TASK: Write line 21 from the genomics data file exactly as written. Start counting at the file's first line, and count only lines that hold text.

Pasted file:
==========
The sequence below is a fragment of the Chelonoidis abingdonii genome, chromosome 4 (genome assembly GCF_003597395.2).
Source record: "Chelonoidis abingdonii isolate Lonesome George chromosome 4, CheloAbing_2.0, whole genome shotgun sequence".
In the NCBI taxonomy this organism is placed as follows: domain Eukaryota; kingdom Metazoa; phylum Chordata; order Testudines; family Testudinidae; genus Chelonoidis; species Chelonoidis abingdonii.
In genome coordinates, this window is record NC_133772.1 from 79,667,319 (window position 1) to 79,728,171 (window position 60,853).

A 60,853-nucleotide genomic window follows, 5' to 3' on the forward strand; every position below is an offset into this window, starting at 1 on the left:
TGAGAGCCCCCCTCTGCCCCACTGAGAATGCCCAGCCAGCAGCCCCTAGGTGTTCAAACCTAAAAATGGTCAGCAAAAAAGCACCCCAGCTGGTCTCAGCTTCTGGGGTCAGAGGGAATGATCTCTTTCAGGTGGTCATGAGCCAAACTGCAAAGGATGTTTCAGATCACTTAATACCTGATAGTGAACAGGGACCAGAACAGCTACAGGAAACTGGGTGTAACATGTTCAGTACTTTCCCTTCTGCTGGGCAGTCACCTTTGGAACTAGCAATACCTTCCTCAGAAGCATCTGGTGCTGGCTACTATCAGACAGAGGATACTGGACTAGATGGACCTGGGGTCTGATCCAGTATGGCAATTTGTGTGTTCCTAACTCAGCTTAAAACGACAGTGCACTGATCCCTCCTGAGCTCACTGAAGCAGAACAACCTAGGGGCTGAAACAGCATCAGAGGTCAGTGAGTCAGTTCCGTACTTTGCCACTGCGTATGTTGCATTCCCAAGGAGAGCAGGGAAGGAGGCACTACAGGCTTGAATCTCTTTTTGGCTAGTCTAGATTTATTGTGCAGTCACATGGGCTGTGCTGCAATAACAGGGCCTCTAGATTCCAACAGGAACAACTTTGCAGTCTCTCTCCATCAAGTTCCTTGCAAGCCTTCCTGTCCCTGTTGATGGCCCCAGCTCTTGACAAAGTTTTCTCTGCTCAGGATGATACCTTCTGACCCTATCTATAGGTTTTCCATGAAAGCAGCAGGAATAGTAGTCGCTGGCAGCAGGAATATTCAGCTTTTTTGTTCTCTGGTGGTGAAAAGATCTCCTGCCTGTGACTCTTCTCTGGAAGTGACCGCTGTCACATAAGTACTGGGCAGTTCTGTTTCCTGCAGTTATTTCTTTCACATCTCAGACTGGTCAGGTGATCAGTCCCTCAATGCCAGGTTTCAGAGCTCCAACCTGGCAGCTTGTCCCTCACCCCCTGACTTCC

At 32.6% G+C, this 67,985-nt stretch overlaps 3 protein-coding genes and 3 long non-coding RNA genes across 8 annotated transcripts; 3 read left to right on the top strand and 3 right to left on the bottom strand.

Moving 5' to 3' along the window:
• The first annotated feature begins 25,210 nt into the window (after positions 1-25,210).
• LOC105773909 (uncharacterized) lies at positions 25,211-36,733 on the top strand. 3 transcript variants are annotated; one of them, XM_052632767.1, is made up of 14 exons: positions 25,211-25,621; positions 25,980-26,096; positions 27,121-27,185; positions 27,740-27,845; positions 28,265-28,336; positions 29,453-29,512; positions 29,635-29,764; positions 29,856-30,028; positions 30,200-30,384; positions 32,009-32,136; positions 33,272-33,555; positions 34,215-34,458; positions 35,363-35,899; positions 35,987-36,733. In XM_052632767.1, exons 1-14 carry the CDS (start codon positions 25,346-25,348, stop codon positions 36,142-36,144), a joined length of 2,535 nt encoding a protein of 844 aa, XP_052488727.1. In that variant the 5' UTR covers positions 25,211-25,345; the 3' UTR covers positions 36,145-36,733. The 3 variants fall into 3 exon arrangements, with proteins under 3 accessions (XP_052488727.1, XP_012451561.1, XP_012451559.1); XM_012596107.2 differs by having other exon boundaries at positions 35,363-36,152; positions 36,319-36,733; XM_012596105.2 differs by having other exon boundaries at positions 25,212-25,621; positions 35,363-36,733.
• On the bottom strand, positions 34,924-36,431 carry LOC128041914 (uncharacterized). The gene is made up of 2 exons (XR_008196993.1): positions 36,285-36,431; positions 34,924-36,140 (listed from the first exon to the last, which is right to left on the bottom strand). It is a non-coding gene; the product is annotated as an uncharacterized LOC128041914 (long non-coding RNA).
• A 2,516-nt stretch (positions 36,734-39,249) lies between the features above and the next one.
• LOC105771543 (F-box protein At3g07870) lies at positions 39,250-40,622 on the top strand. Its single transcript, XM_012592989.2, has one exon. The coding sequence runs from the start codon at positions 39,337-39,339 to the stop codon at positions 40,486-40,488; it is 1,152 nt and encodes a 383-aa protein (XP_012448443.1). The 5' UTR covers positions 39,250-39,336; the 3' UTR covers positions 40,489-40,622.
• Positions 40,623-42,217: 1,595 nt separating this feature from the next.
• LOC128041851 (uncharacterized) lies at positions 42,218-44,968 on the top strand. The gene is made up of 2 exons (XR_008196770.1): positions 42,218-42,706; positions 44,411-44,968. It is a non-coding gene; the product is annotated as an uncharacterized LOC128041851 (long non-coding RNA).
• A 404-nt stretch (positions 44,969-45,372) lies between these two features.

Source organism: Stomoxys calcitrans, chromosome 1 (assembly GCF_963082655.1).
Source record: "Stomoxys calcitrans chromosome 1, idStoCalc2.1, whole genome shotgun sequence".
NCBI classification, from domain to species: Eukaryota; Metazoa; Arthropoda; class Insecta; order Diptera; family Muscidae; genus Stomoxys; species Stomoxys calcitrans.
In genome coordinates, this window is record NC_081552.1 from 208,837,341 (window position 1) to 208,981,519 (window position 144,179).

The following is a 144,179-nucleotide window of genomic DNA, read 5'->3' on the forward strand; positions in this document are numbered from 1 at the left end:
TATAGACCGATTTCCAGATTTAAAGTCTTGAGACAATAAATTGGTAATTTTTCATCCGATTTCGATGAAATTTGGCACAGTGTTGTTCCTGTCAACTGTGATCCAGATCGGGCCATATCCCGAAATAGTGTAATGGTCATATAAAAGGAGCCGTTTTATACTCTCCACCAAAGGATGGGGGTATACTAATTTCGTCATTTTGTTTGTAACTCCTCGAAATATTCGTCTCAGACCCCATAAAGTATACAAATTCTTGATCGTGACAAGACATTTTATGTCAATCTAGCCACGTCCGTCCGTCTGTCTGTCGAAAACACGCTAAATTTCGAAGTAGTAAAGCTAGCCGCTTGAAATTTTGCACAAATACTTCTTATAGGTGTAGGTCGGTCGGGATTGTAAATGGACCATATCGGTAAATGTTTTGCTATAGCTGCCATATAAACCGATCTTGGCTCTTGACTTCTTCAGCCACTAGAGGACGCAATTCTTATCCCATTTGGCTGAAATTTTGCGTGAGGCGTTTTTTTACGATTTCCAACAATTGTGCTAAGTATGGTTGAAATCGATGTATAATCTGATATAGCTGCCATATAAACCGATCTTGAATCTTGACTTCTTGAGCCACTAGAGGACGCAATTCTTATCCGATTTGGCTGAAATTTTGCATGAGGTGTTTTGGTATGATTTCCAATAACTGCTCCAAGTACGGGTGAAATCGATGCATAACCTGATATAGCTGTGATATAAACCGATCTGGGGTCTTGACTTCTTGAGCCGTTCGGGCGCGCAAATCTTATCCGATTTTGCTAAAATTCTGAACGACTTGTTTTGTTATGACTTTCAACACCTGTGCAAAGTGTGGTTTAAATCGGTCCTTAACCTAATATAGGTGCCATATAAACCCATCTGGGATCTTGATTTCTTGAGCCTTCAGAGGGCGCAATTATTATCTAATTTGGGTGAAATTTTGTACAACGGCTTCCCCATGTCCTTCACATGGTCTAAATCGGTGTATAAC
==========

The following is a 144,179-nucleotide window of genomic DNA, read 5'->3' on the forward strand; positions in this document are numbered from 1 at the left end: